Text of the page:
A Fine Louis XV Style Gilt-Bronze Mounted Marquetry Inlaid Commode
A Fine Louis XV Style Gilt-Bronze Mounted Marquetry Inlaid Commode by Gervais Maximilien Eugène Durand. Stamped to the carcass beneath the marble top...
DimensionsHeight: 100 cm (40 in)
Width: 141 cm (56 in)
Depth: 49 cm (20 in)
A Fine Louis XV Style Gilt-Bronze Mounted Marquetry Inlaid Commode by Gervais Maximilien Eugène Durand.
Stamped to the carcass beneath the marble top ‘G. DURAND’.
This fine commode has a serpentine-shaped brêche d’Alep marble top above a pair of cupboard doors finely inlaid with a rocaille cartouche containing floral marquetry, opening to a an interior fitted with two adjustable shelves, above a shaped apron centred by a gilt-bronze acanthus and ‘C’-scroll cartouche, the sides with corresponding marquetry panels and the angles enlivened with fine acanthus chutes terminating in lion paw feet.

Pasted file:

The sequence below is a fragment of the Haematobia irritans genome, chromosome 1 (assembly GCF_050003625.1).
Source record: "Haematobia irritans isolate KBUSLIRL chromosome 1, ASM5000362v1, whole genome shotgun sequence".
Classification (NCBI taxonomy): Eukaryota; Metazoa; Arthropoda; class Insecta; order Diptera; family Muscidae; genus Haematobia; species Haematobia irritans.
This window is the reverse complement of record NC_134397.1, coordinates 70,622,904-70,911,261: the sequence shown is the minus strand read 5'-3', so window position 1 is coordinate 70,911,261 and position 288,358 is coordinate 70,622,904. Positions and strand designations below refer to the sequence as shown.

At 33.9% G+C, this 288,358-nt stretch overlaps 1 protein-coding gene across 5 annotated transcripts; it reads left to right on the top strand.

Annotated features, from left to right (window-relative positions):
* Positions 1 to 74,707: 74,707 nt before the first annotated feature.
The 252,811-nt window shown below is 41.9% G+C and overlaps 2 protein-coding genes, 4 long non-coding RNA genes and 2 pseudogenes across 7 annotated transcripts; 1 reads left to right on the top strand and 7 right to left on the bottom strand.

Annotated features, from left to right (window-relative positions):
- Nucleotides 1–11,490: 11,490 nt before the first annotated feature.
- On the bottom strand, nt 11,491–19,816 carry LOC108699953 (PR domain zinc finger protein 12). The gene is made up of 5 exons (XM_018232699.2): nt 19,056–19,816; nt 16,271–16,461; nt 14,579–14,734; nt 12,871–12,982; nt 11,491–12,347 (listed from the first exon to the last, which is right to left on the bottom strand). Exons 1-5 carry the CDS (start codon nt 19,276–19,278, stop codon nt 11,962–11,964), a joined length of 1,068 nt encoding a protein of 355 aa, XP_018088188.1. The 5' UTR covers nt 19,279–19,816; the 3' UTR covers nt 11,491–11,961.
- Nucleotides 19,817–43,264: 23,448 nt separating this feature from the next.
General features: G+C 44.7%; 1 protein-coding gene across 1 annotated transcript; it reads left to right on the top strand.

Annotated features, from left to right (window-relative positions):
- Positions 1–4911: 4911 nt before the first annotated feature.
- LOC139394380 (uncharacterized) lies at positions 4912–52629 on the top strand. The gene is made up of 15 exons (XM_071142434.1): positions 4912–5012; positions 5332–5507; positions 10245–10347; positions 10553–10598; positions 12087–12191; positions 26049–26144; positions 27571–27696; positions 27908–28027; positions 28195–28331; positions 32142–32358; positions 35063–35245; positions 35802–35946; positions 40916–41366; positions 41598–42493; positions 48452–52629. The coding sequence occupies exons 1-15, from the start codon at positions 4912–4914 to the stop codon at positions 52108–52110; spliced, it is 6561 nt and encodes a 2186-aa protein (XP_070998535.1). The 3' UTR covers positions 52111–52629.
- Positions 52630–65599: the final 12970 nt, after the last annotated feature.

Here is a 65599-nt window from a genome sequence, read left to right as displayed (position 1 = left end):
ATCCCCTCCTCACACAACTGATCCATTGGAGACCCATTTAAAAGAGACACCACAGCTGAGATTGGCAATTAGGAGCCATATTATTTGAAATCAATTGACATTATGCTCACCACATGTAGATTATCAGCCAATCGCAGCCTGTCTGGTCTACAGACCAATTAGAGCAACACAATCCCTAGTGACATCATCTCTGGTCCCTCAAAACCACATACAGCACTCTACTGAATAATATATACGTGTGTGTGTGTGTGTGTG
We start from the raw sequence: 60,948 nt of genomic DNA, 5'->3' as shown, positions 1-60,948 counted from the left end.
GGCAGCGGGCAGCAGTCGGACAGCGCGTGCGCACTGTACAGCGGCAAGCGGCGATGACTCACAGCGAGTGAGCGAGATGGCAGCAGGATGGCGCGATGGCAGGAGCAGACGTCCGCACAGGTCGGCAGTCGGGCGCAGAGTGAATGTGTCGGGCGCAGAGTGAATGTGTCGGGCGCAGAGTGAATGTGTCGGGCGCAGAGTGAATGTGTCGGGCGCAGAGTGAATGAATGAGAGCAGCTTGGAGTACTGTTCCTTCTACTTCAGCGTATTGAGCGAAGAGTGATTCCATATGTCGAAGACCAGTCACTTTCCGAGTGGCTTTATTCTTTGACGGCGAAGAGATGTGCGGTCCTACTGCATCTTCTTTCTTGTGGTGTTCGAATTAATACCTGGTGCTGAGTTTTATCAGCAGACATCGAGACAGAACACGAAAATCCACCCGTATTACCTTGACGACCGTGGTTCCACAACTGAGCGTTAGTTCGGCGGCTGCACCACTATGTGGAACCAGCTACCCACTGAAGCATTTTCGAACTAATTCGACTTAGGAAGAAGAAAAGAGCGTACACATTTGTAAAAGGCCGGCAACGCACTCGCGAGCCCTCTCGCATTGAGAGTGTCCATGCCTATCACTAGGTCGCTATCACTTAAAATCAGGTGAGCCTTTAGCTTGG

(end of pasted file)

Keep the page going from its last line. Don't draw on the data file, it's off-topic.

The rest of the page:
French, Circa 1880.
Gilt-Bronze and Marquetry
Stamped to the carcass 'G. DURAND'
The Durands were a well known Parisian family of fine furniture makers. The Maison Durand was founded by Maximilien-Eugène Durand (b.1839) who worked at 12 rue de la Carisaie and later at 62 rue Saint-Antoine, and was to execute many state and royal commissions.
Durand was one of the finest craftsmen at the end of the Nineteenth Century in Paris.
The company participated in the 1851 Great Exhibition and the 1899 Exposition Universelle where they were awarded a silver medal.
The Catalogue of the 1851 Great Exhibition makes particular reference to a sideboard displayed by Durand, which it states, ‘in design and execution, may compete with the best that the Exhibition has called forth’, and to an even greater extent a tea and coffee service produced by Durand. It states that, ‘It will be thought by all those who are fortunate enough to get a sight of the most exquisite tea and coffee service, manufactured by M. Durand of Paris, that any work of similar character bought into competition with it will be put to a severe test, so pure is the taste that has designed, and so skilful are the hands that have been engaged in working it out.’
Maximilien-Eugène was joined by his son Frederic Louis Durand around 1890 and thereafter the firm was known as Durand et Fils.